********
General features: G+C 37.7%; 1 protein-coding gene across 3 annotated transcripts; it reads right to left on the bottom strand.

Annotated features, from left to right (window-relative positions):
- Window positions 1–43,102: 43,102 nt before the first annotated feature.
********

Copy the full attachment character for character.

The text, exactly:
General features: G+C 37.7%; 1 protein-coding gene across 3 annotated transcripts; it reads right to left on the bottom strand.

Annotated features, from left to right (window-relative positions):
- Window positions 1–43,102: 43,102 nt before the first annotated feature.